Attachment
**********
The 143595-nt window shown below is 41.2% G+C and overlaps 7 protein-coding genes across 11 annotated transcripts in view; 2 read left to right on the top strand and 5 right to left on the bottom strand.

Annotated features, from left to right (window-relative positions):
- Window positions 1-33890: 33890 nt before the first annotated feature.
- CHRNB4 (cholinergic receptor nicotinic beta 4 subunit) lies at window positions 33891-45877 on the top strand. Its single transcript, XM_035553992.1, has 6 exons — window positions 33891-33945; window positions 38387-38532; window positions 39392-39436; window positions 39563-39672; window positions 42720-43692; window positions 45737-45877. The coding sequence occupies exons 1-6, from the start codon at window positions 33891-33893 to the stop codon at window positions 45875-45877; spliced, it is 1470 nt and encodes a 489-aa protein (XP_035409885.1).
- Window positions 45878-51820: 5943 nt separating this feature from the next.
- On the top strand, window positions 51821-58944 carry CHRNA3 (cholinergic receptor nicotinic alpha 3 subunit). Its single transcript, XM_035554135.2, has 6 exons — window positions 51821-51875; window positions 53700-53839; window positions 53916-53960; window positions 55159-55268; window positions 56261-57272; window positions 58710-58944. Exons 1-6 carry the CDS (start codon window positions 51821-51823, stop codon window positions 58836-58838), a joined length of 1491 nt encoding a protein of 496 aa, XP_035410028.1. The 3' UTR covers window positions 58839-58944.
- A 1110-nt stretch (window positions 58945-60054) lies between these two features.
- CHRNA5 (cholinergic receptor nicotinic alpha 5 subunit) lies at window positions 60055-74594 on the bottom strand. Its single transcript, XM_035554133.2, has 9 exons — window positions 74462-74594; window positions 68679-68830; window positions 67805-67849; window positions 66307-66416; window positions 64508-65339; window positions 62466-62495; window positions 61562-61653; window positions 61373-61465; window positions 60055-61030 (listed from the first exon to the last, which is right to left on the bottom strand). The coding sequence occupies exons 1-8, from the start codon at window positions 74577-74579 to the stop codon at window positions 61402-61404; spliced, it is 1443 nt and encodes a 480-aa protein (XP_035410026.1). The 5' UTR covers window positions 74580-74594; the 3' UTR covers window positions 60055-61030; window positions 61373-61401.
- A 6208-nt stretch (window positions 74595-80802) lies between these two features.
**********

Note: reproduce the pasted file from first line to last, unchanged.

The 143595-nt window shown below is 41.2% G+C and overlaps 7 protein-coding genes across 11 annotated transcripts in view; 2 read left to right on the top strand and 5 right to left on the bottom strand.

Annotated features, from left to right (window-relative positions):
- Window positions 1-33890: 33890 nt before the first annotated feature.
- CHRNB4 (cholinergic receptor nicotinic beta 4 subunit) lies at window positions 33891-45877 on the top strand. Its single transcript, XM_035553992.1, has 6 exons — window positions 33891-33945; window positions 38387-38532; window positions 39392-39436; window positions 39563-39672; window positions 42720-43692; window positions 45737-45877. The coding sequence occupies exons 1-6, from the start codon at window positions 33891-33893 to the stop codon at window positions 45875-45877; spliced, it is 1470 nt and encodes a 489-aa protein (XP_035409885.1).
- Window positions 45878-51820: 5943 nt separating this feature from the next.
- On the top strand, window positions 51821-58944 carry CHRNA3 (cholinergic receptor nicotinic alpha 3 subunit). Its single transcript, XM_035554135.2, has 6 exons — window positions 51821-51875; window positions 53700-53839; window positions 53916-53960; window positions 55159-55268; window positions 56261-57272; window positions 58710-58944. Exons 1-6 carry the CDS (start codon window positions 51821-51823, stop codon window positions 58836-58838), a joined length of 1491 nt encoding a protein of 496 aa, XP_035410028.1. The 3' UTR covers window positions 58839-58944.
- A 1110-nt stretch (window positions 58945-60054) lies between these two features.
- CHRNA5 (cholinergic receptor nicotinic alpha 5 subunit) lies at window positions 60055-74594 on the bottom strand. Its single transcript, XM_035554133.2, has 9 exons — window positions 74462-74594; window positions 68679-68830; window positions 67805-67849; window positions 66307-66416; window positions 64508-65339; window positions 62466-62495; window positions 61562-61653; window positions 61373-61465; window positions 60055-61030 (listed from the first exon to the last, which is right to left on the bottom strand). The coding sequence occupies exons 1-8, from the start codon at window positions 74577-74579 to the stop codon at window positions 61402-61404; spliced, it is 1443 nt and encodes a 480-aa protein (XP_035410026.1). The 5' UTR covers window positions 74580-74594; the 3' UTR covers window positions 60055-61030; window positions 61373-61401.
- A 6208-nt stretch (window positions 74595-80802) lies between these two features.